Red-tailed Hawk – A Cliff Takeoff

Photographing these hawks against the cliff background was both challenging and frustrating.


1/1250/ f/7.1, ISO 500, Canon 7D Mark II, Canon EF 500mm f/4L IS II USM + EF 1.4 III Extender, not baited, set up or called in

Late last March I spent some time with a pair of Red-tailed Hawks while they were refurbishing an old nest on the side of a vertical cliff. The rocks behind the nest were about the same color as the hawks so the birds often didn’t stand out very well against the similar background. In addition the rocks were so close to the nest that the background tended to be almost as sharp as the birds which compounded the problem (a soft, blurred background tends to isolate the subject and set it apart).

I like this image better than most I took at the nest because two factors helped to mitigate the problem of isolating the bird against the background:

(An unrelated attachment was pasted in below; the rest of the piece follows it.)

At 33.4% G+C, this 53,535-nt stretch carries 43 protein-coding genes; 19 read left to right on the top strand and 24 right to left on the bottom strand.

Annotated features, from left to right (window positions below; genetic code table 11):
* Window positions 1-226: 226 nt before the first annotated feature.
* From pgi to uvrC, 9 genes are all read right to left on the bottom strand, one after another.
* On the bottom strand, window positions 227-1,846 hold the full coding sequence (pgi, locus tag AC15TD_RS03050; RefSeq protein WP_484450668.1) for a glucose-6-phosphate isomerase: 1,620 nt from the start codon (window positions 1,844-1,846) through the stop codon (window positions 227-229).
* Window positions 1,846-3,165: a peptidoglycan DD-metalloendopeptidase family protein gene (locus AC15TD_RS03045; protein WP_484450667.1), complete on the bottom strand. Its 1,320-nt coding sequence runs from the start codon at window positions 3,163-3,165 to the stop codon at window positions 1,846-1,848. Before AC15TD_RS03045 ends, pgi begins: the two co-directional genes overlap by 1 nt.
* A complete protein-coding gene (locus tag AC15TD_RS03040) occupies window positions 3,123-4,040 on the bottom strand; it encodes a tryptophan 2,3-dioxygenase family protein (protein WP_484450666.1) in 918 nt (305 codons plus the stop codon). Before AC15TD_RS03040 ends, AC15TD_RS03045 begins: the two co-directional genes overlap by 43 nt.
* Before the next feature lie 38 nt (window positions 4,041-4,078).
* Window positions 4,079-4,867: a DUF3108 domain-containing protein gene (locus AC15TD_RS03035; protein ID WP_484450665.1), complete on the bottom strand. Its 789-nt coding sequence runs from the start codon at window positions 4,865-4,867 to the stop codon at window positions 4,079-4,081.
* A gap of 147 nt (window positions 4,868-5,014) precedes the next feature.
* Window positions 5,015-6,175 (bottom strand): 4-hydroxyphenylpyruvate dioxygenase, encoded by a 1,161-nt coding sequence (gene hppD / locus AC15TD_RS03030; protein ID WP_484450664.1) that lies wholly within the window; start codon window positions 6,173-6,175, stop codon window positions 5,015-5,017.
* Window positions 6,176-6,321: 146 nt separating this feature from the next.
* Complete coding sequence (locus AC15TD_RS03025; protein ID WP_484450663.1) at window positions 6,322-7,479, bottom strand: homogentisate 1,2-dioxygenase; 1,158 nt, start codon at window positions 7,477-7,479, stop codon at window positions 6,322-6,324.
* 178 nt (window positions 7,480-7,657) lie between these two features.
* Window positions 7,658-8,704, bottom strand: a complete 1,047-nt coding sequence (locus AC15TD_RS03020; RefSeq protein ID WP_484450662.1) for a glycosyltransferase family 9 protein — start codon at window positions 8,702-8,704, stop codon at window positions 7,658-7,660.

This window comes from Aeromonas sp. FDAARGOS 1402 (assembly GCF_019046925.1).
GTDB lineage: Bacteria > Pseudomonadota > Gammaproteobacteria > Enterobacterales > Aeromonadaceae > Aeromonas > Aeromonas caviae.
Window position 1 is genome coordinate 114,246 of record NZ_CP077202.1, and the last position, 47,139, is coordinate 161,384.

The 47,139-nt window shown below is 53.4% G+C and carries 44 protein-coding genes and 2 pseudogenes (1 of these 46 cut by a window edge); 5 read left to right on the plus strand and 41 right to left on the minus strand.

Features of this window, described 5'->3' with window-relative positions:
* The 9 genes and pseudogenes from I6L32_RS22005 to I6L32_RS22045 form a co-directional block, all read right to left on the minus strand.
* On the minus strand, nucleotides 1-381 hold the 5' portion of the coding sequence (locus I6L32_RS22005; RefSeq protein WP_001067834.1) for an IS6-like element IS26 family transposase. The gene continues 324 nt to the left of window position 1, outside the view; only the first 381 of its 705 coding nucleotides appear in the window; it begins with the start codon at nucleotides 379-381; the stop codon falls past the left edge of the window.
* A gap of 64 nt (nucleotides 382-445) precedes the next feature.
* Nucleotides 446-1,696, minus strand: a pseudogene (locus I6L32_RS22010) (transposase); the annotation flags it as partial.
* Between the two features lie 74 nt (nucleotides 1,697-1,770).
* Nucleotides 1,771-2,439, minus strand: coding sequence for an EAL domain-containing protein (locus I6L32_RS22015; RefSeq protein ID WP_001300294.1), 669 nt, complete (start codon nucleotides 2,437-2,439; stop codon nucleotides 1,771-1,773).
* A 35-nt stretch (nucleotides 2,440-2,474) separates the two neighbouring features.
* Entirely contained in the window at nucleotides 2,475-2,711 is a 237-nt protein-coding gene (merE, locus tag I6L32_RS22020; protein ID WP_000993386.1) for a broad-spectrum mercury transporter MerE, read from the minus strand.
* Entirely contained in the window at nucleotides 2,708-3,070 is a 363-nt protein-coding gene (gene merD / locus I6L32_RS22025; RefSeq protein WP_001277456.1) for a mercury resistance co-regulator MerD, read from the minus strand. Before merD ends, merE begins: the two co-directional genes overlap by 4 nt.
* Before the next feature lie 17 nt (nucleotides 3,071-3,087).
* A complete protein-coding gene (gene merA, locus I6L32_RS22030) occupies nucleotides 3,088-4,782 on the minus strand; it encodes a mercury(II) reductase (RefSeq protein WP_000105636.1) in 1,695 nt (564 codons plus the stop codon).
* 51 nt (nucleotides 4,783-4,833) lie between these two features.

• The hawk took off at an angle slightly toward me so it’s further away from the cliff than it was while on the nest. Since I was lucky enough to keep my focus locked on the bird with the background that close (not an easy task) the hawk was a little sharper than the rocks from the get-go
  • Instead of sharpening the entire image during processing (global sharpening) I sharpened just the bird by masking it first (selective sharpening). Doing so increased the sharpening contrast between hawk and background and helped it to stand out even more

I still have the problem of mostly similar colors throughout the photo (plus a busy background) but for me the completely natural setting more than compensates for those issues. I love the “wildness” of the image since there isn’t even a hint of the hand of man to be seen.




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